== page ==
The value of one good habit |

The value of one good habit

Jeff Ackerman, Publisher
ALL | GrassValleyArchive

“We need to listen to one another if we are to make it through this age of apocalypse and avoid the chaos of the crowd.”

– Chaim Potok

I read that in my Franklin Covey manual under Habit 5, formally known as The Habit of Empathic Communication. “Seek first to understand and then to be understood,” is at the core of that particular habit.

I try to start each day by opening my 7 Habits manual, recognizing that Habit 5 is a tough one for someone who talks more than he listens. And I don’t think I’m alone in that regard. As evidenced on these Opinion Pages, there seem to be more folks seeking to be understood than those seeking to understand.

Part of that problem can be traced to labeling. We’ve already established that I am a redneck. We’ve also seen on these pages labels such as “environmentalist,” “developer,” “radical,” “left-winger” and “right-winger.” The targets of these various missiles are human beings. Most of them celebrated Mother’s Day Sunday because they actually have mothers. Most of them live here because it’s a great place to raise a family. I have yet to meet anyone here who is out to destroy Nevada County.

All of which leads me to Tim Feller.

Tim is district manager for Sierra Pacific Industries, a company that is in the business of wood. The kind of wood they are using to build my house. The kind of wood you might find in toothpaste. The sort of wood you might find in this newspaper, as a matter of fact.

Some who never met Tim, or took the time to talk to him about his business, might call him a tree killer, or refer to him in some other derogatory fashion. It’s easier that way.

But in an effort to cultivate better habits, I decided to visit Tim and understand a little bit about the wood business. Besides, Tim’s office is separated by just a few trees from mine.

It might surprise some of you to learn that Tim is an environmentalist. In fact, he probably knows more about our environment than most. In our hour-long discussion, he rattled off the names of dozens of terrestrial and aquatic species as easily as he was speaking of his children, who he also mentioned more than once.

It might also surprise some of you to learn that Sierra Pacific Industries has actually been planting more trees than it has been cutting.

“We want to know more about the land than anybody,” said Tim, who has lived in Nevada County for 27 of his 48 years. Considering that Sierra Pacific Industries owns 1.5 million acres of Northern California land, that makes sense.

It’s no surprise that California is one of the most regulated states in the nation. That makes Tim’s business probably the most regulated business in the nation.

You could argue that California is hypocritical with respect to its timber policies. The Golden State imports 80 percent of its wood products, which means it doesn’t mind cutting down trees, so long as they belong to another state or nation that doesn’t have the same strict environmental regulations. And considering its growth rate, California has a voracious appetite for wood. An average-sized home requires an estimated 15,000 board feet of timber.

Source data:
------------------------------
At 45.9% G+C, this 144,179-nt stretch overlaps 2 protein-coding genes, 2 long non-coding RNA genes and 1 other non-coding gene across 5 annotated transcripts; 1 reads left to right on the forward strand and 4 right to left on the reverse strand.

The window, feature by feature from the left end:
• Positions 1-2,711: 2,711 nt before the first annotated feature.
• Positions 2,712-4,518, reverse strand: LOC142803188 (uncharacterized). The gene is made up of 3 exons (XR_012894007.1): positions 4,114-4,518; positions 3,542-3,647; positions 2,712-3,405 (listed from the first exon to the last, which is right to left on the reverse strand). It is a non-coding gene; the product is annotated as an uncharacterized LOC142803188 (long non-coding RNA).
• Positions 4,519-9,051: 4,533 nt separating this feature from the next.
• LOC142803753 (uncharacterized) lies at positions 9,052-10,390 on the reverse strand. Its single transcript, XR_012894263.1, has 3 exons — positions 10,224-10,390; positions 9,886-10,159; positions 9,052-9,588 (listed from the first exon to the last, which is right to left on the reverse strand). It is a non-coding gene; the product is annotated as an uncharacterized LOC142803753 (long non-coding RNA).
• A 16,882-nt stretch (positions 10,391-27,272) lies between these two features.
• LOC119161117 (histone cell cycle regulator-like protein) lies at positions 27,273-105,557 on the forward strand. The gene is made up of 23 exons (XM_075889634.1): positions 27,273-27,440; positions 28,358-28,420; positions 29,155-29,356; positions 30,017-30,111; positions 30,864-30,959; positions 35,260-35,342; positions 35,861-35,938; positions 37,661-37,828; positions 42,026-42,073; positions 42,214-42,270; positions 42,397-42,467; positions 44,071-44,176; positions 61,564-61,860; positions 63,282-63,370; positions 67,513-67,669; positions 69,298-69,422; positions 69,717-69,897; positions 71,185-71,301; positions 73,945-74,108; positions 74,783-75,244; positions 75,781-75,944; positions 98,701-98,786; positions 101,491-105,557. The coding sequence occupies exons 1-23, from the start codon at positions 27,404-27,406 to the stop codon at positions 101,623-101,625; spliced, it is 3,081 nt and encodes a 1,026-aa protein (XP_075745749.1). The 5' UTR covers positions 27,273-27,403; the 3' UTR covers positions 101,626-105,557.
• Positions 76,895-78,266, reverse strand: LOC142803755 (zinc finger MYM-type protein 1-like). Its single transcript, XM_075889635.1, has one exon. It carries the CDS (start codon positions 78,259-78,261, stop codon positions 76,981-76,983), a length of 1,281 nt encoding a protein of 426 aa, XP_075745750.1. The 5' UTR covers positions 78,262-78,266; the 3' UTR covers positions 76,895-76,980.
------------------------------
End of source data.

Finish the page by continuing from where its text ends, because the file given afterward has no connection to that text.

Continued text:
Sierra Pacific has a 100-year management plan, which is required by the state. That plan addresses watersheds and long-term wildlife habitat.

Even with a 100-year plan that has passed state scrutiny, “anyone with a 34-cent stamp” can stop a harvest, according to Tim. Each project requires a harvest plan which generally cost $20,000 to $70,000 each. Sierra Pacific Industries files 12 to 15 such plans each year, helping to keep California regulators in business.

“I call that analysis paralysis,” said Tim. “It’s really a miracle that any wood is produced. It’s actually cheaper for us to buy it from New Zealand.”

With two sons and a daughter, Tim and his wife Joy are realists. “We are a dying industry,” said Tim. “Not many young people are getting into the logging business today.”

That means Mother Nature will be left to manage her own forests and she generally does that with fire. Tim believes the “million-acre” forest fire is on the horizon. Without proper management (defensible space, etc.) the fuel continues to mount on the forest floor, just waiting for a spark.

A one-hour conversation doesn’t make me a forest expert. I’m a city boy at heart and have lots and lots to learn about what’s right and wrong in the forest today. I just thought it important to remind myself that there are people behind these difficult issues and I hope to put more faces to those issues in the weeks and, hopefully, years to come.

At the very least, I understand more than I did before I met Tim, and that’s a step toward creating better habits.

Jeff Ackerman, the publisher of The Union, writes a column that appears on Tuesday. His e-mail address is

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